If you’re looking for some grandiose yet rude and nasty f*** u all stuff, a stiff middle finger in the arse of your saviour, a pitch-black sonic adventure that destroys any last ray of light, I can kindly ask you to give this Mexican trio a try. Or better: I do not kindly ask you to do so; I rather warn you or you’re f*cked!
Ragnell consist of bassist / vocalist Eduardo, vocalist / guitar player Mauricio, and drummer David (not from the original line-up, for what this information might be worth), and they did satisfy my sensitive eardrums with both former recordings, 2014’s EP Black Requiem and the full-length debut Consumed By The Eternal Darkness, also released in 2014. Below you can find the links to the absolutely fabulous reviews I did for both of them. Hell yeah!
No, seriously, I hated it to notice that this band seemed to be disappeared from our beautiful planet’s soil, but then my friend Aleksey brought me the satisfying news: Ragnell are back with new stuff. All together: hurray, praise the Horned One (or whomever you want).
Just like both former releases, this one sees the light – oops, no light here, so I’ll start all over… Here we go…
Just like both former releases, this one gets released in total obscurity via Satanath Records, this time in a partnership with two other labels which I do appreciate a lot, The End Of Time Records and More Hate Productions. Besides a digital version, there is a ‘regular’ edition on compact disc, in a so-called jewel-case, including a very sober eight-page booklet (just the lyrics in a typical typology on a black background; the layout was done, by the way, by Satanath Records’s Aleksey), yet with fine cover artwork too, courtesy of May Kankava (Hellcatfairyart). The latter, FYI, in an edition of 500 copies.
It would be too easy to call this band a ‘Blackened Death Metal’ act, for this goes much further. Okay, the spine has a lot Death Metal going on, and there is a huge dose of blackened energy represented too. But Ragnell, well, they go beyond the limitations of the genre. And even more than before, truly intense Black Metal elements are used. I am not talking about quite some blackened screams (besides the extremely harsh, brutal growling grunts), but several passages are comparable to the elegance of the Nordic scene. Within those passages, the guitar sound especially reminds me of some Scandinavian Second Wave trend. Great it is! Yeah, compared to both former recordings, the sulphuric odour of the Underworld smells much more penetrating (and I can’t stop breathing in!).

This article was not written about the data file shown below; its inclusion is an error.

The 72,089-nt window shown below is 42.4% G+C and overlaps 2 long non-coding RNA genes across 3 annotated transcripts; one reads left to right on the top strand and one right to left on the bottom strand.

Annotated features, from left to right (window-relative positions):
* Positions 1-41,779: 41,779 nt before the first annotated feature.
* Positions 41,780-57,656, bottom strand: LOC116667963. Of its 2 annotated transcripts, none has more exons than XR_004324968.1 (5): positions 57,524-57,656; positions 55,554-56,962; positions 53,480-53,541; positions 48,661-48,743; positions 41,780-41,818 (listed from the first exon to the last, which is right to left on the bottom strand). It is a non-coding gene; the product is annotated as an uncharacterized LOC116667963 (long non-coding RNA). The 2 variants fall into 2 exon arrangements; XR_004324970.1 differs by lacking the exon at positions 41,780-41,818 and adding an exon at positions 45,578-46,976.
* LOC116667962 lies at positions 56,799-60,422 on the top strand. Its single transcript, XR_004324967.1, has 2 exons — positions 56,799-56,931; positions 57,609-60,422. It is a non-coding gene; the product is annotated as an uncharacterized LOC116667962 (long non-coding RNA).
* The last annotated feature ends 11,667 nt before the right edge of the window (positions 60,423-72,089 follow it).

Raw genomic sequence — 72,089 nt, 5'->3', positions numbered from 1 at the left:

Another little difference with the past, I think, is the tempo. Okay, don’t you dare to think that Rebirth In Darkness turns out to be a catchy record. No, most of the time, the compositions blast, crush, destroy. Merciless. Unstoppable. Vicious. A vile hybrid of eclectic lightning and pyroclastic eruption. This surely goes for the better part. But more than before, Ragnell slow down, injecting an increased number of doom-laden excerpts; the beauty of this story is that this gets done in such an organic manner. And more psychic beauty caresses my brain when noticing that these slower passages are at least as overwhelming and forceful as the energetic outbursts. Besides, it adds that abyssal dimension, that bleak atmosphere, that obfuscating spirit on top of the brute harshness. This too is much more extant compared to the past.
The song writing is of a very high order. The band succeeds to stay true to the roots, using elements that characterise the tradition of Extreme Metal. But the addition of unique elements (a harmony choir here, an acoustic passage there) and the sublime sound quality (raw and still decently clean), along with the flawless execution, make this newest Ragnell release another highlight. And for what it is worth (yet since I am the reviewer, I can write whatever I want, haha), I think that Rebirth In Darkness is the best Ragnell recording to date.
PS: as bonus, two pieces from Black Requiem have been added…